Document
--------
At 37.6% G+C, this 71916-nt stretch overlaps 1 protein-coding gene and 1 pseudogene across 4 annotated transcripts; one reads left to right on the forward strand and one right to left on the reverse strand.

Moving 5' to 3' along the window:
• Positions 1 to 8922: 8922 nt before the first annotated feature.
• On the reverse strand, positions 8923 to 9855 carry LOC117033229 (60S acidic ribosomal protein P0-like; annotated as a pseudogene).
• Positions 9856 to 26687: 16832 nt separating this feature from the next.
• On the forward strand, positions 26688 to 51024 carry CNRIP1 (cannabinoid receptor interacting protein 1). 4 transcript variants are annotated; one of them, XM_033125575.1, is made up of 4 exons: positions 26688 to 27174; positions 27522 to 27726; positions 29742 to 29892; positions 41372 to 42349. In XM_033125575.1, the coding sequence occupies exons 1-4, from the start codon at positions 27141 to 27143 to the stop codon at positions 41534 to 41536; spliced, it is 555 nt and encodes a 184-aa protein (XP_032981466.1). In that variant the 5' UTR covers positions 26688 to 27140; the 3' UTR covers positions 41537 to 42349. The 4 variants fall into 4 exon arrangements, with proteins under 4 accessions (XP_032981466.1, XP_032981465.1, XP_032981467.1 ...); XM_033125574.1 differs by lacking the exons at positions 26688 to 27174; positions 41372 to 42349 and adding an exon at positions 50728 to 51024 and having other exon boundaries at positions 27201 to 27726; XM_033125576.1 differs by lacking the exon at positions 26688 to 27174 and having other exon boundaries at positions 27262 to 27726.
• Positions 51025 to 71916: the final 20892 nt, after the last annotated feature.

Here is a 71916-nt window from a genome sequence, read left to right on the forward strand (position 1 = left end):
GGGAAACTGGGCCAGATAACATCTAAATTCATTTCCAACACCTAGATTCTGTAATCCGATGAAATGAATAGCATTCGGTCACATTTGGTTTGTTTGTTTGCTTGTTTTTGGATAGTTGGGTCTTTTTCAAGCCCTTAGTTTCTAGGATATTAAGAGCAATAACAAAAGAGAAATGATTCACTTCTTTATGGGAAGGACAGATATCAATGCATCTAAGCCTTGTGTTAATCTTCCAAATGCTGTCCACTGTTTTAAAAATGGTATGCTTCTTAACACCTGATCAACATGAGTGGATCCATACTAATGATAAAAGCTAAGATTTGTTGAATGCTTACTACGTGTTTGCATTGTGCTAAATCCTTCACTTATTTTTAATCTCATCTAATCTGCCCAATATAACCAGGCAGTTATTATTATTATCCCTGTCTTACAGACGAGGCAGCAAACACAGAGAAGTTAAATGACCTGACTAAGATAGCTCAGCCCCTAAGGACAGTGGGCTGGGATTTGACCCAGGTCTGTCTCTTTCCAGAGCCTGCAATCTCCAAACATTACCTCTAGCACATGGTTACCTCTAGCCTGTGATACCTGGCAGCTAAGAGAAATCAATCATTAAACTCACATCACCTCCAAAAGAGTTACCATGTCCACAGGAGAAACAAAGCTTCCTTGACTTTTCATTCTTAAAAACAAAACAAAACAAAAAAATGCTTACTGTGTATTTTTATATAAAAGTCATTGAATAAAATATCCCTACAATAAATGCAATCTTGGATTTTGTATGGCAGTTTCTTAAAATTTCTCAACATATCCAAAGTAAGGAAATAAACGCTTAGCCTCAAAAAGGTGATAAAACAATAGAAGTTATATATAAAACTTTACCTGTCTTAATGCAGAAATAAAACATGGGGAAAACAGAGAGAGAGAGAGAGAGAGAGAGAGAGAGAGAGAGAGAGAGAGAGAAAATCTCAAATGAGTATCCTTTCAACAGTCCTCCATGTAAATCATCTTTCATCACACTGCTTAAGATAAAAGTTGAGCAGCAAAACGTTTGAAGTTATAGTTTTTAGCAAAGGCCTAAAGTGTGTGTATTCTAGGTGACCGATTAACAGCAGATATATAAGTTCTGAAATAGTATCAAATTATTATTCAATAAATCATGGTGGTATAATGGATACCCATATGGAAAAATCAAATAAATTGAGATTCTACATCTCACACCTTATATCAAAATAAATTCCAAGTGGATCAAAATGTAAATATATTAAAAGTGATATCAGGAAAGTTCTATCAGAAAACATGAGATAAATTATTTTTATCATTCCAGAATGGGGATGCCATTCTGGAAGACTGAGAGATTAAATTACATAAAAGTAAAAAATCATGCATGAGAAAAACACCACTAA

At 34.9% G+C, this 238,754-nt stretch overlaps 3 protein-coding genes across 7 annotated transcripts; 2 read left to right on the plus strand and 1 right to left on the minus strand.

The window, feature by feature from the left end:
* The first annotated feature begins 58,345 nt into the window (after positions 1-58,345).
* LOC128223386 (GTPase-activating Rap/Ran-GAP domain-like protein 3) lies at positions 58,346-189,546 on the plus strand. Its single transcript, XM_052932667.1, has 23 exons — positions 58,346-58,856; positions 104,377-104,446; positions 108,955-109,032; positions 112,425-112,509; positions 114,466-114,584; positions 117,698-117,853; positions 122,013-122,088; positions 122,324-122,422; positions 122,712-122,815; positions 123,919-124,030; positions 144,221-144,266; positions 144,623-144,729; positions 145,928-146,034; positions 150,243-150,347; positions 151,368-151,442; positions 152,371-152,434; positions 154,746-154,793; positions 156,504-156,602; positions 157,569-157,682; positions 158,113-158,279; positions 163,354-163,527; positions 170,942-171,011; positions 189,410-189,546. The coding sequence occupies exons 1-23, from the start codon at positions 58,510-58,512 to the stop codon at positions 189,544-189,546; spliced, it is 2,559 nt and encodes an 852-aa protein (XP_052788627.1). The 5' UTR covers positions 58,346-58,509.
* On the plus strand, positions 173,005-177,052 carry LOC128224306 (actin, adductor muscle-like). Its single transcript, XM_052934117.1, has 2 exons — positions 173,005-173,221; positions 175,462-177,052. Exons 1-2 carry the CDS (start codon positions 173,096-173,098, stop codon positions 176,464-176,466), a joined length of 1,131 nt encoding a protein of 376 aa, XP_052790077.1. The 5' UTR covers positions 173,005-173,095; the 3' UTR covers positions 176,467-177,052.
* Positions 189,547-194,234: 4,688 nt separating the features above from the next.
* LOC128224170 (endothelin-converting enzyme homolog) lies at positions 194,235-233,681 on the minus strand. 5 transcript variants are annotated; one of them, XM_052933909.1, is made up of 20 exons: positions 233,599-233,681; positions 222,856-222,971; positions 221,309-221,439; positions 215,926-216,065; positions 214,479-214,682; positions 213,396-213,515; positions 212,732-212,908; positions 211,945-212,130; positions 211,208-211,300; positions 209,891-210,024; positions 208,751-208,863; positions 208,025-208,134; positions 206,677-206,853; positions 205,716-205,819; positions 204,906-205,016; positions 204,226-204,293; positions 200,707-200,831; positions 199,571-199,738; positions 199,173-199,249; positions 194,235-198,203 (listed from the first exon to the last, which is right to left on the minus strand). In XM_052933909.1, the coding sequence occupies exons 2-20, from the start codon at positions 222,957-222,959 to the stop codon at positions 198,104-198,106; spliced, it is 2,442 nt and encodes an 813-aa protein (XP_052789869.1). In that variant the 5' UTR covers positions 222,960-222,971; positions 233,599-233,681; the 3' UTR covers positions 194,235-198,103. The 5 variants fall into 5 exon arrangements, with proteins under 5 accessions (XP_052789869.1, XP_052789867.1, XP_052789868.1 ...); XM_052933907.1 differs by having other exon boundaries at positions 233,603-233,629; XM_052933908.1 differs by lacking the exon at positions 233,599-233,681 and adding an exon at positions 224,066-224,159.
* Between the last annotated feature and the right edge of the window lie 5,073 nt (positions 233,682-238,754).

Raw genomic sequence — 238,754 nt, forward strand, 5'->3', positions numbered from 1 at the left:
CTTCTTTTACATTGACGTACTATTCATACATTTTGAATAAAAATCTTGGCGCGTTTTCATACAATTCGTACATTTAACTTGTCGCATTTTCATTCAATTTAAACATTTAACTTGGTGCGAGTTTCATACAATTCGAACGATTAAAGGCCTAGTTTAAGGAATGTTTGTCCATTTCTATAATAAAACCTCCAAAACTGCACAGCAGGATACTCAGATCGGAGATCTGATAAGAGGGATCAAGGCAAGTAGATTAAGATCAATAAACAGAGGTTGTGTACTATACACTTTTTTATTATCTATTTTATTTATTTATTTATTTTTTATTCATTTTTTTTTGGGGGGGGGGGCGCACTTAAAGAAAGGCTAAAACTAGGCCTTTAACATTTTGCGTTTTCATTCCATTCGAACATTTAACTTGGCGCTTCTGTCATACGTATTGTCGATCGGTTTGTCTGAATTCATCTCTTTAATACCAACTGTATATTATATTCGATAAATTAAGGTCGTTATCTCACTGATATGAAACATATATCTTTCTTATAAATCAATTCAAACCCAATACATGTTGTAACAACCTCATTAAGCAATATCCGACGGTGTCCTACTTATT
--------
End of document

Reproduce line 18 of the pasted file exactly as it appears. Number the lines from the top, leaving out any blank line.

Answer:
Raw genomic sequence — 238,754 nt, forward strand, 5'->3', positions numbered from 1 at the left: